AUGUSTA – In a party-line vote of in the Maine House and Senate, Republicans voted late this afternoon to reduce unemployment insurance benefits to unemployed job seekers
The Republican-backed bill forces unemployed workers to use up their earned vacation time prior to collecting unemployment insurance and shortens the duration of the benefit.
“Taking away earned time spits in the face of the Maine work ethic,” said Rep. Erin Herbig, D-Belfast, during the floor debate. “Not only is government taking away money earned from working people, it is also telling Mainers how to spend their money.”
The measure, LD 1725, delays unemployment benefits and reduces the time frame during which a job seeker is required to widen their job search outside their occupation, wage, or geographic region, from 12 weeks to 10 weeks.
“This is the money unemployed workers are counting to pay their bills in the worst of times,” said Paul Gilbert, D-Jay. “We were elected to create jobs not make things harder for the unemployed.”
Democrats argued the measure put a target on the backs of job seekers, rather than stamping out unemployment fraud or creating jobs.
Maine would be one of only 11 states in the country that delays unemployment benefits based on having earned vacation pay.
“Vacation pay is an earned benefit,” said Rep. Rob Hunt, D-Buxton. “When I wreck my car, the insurance company doesn’t wait six, seven, or eight weeks to see if my car is still wrecked, I don’t have to use my rainy day fund first before I get my benefit.”
“Laid off workers are already struggling to make ends meet,” said Sen. Troy Jackson of Allagash who also serves on the Labor, Commerce, Research and Economic Development committee. “Workers not only count on but need their earned benefits, like vacation time, to get by. We should be helping Maine workers stay afloat not taking money out of their pockets during a time of transition.”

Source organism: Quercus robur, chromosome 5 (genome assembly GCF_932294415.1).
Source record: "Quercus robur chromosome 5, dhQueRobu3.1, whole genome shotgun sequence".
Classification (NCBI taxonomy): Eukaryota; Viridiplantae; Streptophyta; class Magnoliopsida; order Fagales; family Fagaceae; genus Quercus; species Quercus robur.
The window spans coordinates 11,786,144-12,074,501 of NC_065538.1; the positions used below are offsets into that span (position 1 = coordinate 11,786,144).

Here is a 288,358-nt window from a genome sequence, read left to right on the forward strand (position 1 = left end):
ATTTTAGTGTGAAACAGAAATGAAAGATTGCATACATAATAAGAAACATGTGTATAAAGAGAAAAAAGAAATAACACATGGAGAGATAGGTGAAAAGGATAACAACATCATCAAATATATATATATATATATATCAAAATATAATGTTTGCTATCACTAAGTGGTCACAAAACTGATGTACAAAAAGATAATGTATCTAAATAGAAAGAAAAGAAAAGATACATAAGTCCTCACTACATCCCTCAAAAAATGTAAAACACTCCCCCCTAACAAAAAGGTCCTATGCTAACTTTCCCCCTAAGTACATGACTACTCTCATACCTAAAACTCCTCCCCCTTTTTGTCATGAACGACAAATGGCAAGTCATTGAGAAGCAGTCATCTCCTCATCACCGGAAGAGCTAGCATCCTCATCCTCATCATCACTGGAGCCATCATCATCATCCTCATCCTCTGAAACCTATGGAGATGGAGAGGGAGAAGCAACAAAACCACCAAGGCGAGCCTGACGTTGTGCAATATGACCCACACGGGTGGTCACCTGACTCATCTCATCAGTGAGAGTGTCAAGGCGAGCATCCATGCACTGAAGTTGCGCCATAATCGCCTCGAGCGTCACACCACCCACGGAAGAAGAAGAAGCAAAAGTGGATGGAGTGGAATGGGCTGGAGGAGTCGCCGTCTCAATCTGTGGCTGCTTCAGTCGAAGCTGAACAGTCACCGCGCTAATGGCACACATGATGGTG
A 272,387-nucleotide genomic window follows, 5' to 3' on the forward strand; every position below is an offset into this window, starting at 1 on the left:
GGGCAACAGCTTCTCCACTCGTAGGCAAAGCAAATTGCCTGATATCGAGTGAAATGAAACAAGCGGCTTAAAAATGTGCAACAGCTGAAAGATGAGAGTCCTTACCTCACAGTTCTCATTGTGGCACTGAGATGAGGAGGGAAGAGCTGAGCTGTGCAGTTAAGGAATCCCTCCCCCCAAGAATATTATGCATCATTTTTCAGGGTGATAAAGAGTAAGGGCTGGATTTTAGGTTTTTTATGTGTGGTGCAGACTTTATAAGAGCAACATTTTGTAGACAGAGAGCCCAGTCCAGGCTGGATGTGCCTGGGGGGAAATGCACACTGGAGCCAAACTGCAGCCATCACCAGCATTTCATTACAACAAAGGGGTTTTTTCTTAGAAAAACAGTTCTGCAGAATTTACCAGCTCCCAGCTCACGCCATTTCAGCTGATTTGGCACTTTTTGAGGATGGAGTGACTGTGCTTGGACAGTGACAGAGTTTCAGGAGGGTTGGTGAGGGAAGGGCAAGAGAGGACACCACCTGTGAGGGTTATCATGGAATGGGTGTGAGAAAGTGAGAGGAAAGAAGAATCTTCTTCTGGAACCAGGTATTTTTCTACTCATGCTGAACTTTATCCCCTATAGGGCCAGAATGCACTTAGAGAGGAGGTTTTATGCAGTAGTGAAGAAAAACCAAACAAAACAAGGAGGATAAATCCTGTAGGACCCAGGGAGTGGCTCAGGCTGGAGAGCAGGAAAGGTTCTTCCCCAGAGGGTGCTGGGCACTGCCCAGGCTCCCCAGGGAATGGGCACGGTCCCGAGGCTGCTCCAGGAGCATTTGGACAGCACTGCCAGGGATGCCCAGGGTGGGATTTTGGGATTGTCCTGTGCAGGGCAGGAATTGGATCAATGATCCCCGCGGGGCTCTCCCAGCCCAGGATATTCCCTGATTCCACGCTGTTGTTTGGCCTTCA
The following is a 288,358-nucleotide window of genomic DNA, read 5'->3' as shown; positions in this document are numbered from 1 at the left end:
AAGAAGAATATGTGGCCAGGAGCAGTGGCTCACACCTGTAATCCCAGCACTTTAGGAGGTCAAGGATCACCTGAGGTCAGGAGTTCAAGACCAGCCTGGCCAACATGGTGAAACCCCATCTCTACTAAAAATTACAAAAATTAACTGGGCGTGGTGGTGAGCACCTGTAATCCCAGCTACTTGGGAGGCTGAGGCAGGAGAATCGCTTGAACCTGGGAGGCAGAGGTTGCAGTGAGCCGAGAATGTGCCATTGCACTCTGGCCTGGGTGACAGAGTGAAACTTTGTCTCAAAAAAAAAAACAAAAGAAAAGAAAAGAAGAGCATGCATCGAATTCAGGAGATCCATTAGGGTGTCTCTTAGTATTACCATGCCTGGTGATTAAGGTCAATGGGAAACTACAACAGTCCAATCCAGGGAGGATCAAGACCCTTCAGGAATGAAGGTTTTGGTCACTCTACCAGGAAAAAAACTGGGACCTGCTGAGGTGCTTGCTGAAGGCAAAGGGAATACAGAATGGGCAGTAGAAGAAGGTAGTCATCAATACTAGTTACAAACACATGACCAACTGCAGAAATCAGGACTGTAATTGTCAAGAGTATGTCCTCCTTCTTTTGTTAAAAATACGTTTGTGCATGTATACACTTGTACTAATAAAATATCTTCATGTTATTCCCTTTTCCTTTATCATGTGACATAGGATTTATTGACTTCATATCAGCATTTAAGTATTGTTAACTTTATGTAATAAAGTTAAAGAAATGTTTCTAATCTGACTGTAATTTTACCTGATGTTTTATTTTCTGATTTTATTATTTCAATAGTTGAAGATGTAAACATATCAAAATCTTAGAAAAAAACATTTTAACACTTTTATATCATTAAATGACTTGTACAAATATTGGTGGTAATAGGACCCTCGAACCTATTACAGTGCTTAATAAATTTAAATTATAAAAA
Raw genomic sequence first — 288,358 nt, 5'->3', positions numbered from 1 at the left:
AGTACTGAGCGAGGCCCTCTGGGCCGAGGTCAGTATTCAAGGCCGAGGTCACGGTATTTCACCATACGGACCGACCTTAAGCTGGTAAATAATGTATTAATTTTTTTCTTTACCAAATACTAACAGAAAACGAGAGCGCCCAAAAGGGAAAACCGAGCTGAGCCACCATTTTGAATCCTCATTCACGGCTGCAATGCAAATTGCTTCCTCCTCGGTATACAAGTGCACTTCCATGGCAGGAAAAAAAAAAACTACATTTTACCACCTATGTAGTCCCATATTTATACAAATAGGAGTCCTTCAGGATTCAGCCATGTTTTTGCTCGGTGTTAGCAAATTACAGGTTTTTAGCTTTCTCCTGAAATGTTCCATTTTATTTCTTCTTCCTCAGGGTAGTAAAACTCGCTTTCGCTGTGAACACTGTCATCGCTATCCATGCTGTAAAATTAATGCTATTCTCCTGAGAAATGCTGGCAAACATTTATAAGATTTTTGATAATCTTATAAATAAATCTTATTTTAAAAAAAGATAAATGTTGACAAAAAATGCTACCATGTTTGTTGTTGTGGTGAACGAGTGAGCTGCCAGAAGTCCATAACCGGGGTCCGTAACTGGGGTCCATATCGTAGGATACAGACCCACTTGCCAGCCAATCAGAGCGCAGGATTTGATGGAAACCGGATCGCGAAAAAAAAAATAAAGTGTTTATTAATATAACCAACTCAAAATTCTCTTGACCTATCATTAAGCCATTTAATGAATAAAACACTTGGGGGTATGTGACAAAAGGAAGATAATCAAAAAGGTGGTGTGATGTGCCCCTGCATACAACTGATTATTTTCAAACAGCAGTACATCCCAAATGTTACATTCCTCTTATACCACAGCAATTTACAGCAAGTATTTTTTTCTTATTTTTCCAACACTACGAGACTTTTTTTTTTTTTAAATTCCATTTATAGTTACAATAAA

Maine has the 5th lowest rate of unemployment fraud in the nation and the 5th healthiest unemployment trust fund in the nation.
“We are just starting to come out of a very deep recession and we have a choice: we can go down the road of penalizing workers or we can find ways to get people back to work that are productive,” said Sen. Phil Bartlett of Gorham. “Let’s stand up for Maine workers instead of unraveling and cutting holes in a safety net that helps workers.”
Bartlett added that unemployment benefits are part of the “core fundamental safety net” that help workers during economic distress.
The Maine Senate tacked on a last-minute amendment to the bill, which will allow employers to pay vacation time of up to four weeks to a laid off worker. Democrats said the measure was still unfair and arbitrary.
The bill faces more votes in the Senate and House.